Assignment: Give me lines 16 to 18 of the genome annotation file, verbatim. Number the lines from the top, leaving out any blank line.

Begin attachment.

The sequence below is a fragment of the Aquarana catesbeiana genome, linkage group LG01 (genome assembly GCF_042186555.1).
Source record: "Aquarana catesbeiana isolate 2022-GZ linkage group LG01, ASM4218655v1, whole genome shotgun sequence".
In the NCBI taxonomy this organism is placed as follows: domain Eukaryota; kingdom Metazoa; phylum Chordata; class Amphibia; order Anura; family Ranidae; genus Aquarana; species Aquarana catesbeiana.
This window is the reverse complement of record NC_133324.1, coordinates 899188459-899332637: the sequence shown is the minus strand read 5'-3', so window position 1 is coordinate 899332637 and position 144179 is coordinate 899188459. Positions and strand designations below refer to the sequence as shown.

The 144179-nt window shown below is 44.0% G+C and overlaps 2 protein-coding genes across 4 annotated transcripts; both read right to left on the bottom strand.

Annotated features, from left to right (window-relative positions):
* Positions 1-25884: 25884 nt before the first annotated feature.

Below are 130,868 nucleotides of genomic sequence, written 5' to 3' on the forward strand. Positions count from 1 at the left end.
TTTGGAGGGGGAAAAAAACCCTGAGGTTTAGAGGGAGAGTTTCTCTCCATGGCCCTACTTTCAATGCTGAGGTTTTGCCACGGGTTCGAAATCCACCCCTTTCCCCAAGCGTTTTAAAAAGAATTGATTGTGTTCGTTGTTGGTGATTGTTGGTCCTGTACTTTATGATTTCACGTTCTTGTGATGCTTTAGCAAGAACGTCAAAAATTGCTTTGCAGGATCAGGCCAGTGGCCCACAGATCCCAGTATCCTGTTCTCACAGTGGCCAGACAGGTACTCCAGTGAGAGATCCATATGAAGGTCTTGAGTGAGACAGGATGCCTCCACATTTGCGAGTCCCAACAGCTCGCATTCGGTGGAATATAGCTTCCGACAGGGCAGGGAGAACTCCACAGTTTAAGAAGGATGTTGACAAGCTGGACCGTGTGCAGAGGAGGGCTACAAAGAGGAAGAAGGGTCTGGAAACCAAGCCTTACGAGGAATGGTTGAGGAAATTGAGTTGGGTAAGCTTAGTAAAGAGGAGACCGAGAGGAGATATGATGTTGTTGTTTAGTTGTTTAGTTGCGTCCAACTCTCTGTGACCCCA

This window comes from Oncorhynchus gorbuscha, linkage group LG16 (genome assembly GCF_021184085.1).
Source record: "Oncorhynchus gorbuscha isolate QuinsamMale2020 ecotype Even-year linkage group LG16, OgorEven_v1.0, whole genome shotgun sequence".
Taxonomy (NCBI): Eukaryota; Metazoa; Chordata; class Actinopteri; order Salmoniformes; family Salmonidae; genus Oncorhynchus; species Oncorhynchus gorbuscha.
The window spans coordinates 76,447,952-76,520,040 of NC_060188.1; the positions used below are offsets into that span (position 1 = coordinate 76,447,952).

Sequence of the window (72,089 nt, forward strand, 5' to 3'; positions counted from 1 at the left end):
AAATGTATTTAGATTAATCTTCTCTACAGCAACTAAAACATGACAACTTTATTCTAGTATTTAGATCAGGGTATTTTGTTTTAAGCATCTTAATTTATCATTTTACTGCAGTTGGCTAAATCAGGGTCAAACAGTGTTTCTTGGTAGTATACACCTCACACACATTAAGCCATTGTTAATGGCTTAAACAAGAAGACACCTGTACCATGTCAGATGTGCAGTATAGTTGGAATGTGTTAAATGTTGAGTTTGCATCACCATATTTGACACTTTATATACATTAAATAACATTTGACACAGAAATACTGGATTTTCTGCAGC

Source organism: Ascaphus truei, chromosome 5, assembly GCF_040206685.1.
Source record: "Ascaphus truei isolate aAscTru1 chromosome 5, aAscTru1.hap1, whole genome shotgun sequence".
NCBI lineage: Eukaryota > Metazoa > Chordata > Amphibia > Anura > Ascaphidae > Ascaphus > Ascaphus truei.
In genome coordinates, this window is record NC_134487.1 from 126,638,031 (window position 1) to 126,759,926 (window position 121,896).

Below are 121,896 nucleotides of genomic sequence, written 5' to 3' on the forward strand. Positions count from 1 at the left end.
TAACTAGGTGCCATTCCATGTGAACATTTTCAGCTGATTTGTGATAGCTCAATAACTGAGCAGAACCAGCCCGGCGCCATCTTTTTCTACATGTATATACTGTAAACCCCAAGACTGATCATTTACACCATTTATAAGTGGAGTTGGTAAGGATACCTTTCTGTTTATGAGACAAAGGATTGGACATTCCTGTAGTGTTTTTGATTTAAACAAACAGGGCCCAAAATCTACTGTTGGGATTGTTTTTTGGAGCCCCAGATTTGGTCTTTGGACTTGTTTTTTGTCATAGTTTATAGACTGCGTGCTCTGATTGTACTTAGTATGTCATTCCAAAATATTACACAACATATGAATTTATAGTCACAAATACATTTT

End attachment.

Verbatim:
Source organism: Ascaphus truei, chromosome 5, assembly GCF_040206685.1.
Source record: "Ascaphus truei isolate aAscTru1 chromosome 5, aAscTru1.hap1, whole genome shotgun sequence".
NCBI lineage: Eukaryota > Metazoa > Chordata > Amphibia > Anura > Ascaphidae > Ascaphus > Ascaphus truei.